... But Granite State Mountaineers Repel Idea of Charges
NORTH CONWAY, N.H.
IN the Granite State - whose flagship White Mountains record some of the world's worst weather - searches, rescues, and recoveries come with the treacherous terrain.
Whether it be a lost hiker or fall from a rock face, rescuers respond, for the unspoken policy is: If you're in trouble, we'll try to pull you out of the Whites - and at no cost to you.
But while high rescue costs are behind a National Park Service proposal to charge climbers $200 to attempt Alaska's Mt. McKinley, no fee is being contemplated in New Hampshire.
``Absolutely no, with 10,000 zeros at the end of it,'' says Bill Aughton, search/rescue coordinator for the Appalachian Mountain Club (AMC) in Pinkham's Notch.
``There's not very much talk of it in the Northeast because there are so many volunteers, and the `Live Free or Die' mentality'' that is the state motto, says Rick Wilcox, president of Mountain Rescue Service (MRS) in North Conway.
Peter Lewis, assistant director of International Mountain Climbing School in North Conway, adds: ``Climbers are a free bunch. I don't think [fees] would help reduce ... rescues.''
Climbers agree the cost of a rescue is low. ``It is minute compared to trail maintenance,'' says Mike Pelchat, president of Gorham's Androscoggin Valley Search and Rescue (AVSAR).
Mr. Lewis explains: ``Let's say there's a three-day [rescue] with 20 volunteers whose skills are worth $100 per person per day. That's $6,000 - a value, considering what they're risking.''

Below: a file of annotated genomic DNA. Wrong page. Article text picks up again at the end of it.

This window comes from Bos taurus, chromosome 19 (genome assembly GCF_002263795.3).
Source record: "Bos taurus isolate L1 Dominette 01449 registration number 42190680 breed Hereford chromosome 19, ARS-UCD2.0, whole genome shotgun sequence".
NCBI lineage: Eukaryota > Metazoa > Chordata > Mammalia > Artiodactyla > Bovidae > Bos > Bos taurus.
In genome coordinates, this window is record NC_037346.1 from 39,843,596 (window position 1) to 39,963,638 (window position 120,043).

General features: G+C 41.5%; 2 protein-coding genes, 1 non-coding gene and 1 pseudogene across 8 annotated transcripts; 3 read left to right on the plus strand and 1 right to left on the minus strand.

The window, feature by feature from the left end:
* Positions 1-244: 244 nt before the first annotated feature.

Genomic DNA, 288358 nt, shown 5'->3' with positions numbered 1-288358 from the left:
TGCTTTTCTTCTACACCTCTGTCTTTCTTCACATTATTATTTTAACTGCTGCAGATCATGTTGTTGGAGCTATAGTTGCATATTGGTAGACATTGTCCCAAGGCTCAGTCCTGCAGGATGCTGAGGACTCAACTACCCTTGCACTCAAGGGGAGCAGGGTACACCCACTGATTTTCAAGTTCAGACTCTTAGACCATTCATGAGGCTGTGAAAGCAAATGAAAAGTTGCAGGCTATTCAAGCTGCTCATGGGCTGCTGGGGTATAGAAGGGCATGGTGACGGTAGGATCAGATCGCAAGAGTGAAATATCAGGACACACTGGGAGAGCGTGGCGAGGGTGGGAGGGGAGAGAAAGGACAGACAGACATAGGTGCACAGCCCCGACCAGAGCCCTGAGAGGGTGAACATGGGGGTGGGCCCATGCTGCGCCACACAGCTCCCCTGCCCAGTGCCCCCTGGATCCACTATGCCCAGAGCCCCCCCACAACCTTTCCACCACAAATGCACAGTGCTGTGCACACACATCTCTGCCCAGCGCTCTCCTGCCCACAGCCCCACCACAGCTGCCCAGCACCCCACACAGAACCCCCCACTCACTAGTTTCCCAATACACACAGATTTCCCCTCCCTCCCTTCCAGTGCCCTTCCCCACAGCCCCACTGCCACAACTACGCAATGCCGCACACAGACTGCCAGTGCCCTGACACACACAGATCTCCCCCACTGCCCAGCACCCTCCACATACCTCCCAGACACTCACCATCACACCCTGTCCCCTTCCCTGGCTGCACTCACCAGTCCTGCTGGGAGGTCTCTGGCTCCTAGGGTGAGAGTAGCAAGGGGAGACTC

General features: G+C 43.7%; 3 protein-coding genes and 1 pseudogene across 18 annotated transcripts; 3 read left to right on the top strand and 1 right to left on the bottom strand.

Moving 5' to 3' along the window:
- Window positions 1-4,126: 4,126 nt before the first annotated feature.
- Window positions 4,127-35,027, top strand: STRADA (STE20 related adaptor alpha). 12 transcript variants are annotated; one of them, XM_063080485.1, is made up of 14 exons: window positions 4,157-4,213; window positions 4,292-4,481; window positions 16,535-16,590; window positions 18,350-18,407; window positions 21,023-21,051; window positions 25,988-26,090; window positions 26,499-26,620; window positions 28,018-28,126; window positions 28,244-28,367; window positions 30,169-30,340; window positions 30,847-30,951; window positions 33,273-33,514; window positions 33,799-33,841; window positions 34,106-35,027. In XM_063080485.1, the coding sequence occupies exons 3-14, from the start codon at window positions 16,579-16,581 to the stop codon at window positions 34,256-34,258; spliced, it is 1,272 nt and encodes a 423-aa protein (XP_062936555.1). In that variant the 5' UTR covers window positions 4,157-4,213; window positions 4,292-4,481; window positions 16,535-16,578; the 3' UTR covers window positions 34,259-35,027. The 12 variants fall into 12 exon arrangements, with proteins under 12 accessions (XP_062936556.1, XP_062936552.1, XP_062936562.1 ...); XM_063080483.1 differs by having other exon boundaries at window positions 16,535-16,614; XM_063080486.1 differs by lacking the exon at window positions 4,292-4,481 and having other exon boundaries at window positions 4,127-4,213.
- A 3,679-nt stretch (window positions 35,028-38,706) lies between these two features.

So who pays? Many sources, including these rescue squads:
* The state Fish and Game Department. Its participation in the January search and recovery of a man who died on Mt. Jefferson cost the department $3,560.94, according to Maj. Brian Howe, department law-enforcement chief.
* United States Forest Service. Its expenses for the January ordeal were minimal, but a recent effort on behalf of two ice climbers who died on Mt. Washington is expected to cost about $1,000, says Ned Therrien, public-information officer.
* MRS. Its members, who do the most difficult rescue work, spend about $4,000 annually replacing damaged gear and on refresher courses for emergency medical training and avalanche and wilderness response. Money is raised through donations, lectures, and auctions, says fund-raiser Wanda Allen.
* AMC. It draws rescue funds from donations - which last year totaled $2,715 - and a general fund, says club comptroller Jim Wells. But he prefers to describe costs more broadly. Some $50,000 is spent yearly on salaries of AMC staff who are available to help when a rescue is under way.
* AVSAR. It's often the first responder, and in situations requiring mountaineering skills, it backs up MRS, Mr. Pelchat says. Members pay their own expenses, about $2,500 a year. AVSAR plans to start fund-raising.
* The Randolph Mountain Club in Randolph. This AVSAR offshoot has an equipment-replacement fund for staff but handles rescue costs the same way as AVSAR, Pelchat says.